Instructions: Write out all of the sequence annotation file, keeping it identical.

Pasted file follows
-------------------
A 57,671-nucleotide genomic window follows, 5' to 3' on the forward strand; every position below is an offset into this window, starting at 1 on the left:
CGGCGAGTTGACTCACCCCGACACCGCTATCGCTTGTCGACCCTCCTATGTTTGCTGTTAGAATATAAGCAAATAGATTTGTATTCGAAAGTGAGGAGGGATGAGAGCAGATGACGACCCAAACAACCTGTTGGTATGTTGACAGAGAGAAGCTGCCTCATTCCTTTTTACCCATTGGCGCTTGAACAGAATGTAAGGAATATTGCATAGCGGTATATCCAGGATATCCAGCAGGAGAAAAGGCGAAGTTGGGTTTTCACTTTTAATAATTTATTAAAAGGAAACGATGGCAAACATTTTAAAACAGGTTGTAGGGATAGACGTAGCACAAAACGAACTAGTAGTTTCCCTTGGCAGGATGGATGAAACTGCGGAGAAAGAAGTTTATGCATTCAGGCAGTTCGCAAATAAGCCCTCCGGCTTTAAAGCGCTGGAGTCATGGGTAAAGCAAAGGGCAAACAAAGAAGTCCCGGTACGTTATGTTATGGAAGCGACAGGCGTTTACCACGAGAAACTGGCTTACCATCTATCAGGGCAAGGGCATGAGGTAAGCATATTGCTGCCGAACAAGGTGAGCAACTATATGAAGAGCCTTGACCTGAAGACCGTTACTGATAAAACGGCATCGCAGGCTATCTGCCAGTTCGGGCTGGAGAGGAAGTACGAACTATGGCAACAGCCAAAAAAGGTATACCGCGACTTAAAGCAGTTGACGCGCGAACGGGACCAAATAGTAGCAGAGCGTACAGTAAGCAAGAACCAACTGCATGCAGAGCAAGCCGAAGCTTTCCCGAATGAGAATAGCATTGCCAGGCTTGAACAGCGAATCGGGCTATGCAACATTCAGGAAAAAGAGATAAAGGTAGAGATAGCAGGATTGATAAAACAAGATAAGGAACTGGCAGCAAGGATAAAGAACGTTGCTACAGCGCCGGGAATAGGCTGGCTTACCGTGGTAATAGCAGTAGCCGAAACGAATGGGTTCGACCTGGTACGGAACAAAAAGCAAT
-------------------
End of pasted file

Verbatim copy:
A 57,671-nucleotide genomic window follows, 5' to 3' on the forward strand; every position below is an offset into this window, starting at 1 on the left:
CGGCGAGTTGACTCACCCCGACACCGCTATCGCTTGTCGACCCTCCTATGTTTGCTGTTAGAATATAAGCAAATAGATTTGTATTCGAAAGTGAGGAGGGATGAGAGCAGATGACGACCCAAACAACCTGTTGGTATGTTGACAGAGAGAAGCTGCCTCATTCCTTTTTACCCATTGGCGCTTGAACAGAATGTAAGGAATATTGCATAGCGGTATATCCAGGATATCCAGCAGGAGAAAAGGCGAAGTTGGGTTTTCACTTTTAATAATTTATTAAAAGGAAACGATGGCAAACATTTTAAAACAGGTTGTAGGGATAGACGTAGCACAAAACGAACTAGTAGTTTCCCTTGGCAGGATGGATGAAACTGCGGAGAAAGAAGTTTATGCATTCAGGCAGTTCGCAAATAAGCCCTCCGGCTTTAAAGCGCTGGAGTCATGGGTAAAGCAAAGGGCAAACAAAGAAGTCCCGGTACGTTATGTTATGGAAGCGACAGGCGTTTACCACGAGAAACTGGCTTACCATCTATCAGGGCAAGGGCATGAGGTAAGCATATTGCTGCCGAACAAGGTGAGCAACTATATGAAGAGCCTTGACCTGAAGACCGTTACTGATAAAACGGCATCGCAGGCTATCTGCCAGTTCGGGCTGGAGAGGAAGTACGAACTATGGCAACAGCCAAAAAAGGTATACCGCGACTTAAAGCAGTTGACGCGCGAACGGGACCAAATAGTAGCAGAGCGTACAGTAAGCAAGAACCAACTGCATGCAGAGCAAGCCGAAGCTTTCCCGAATGAGAATAGCATTGCCAGGCTTGAACAGCGAATCGGGCTATGCAACATTCAGGAAAAAGAGATAAAGGTAGAGATAGCAGGATTGATAAAACAAGATAAGGAACTGGCAGCAAGGATAAAGAACGTTGCTACAGCGCCGGGAATAGGCTGGCTTACCGTGGTAATAGCAGTAGCCGAAACGAATGGGTTCGACCTGGTACGGAACAAAAAGCAAT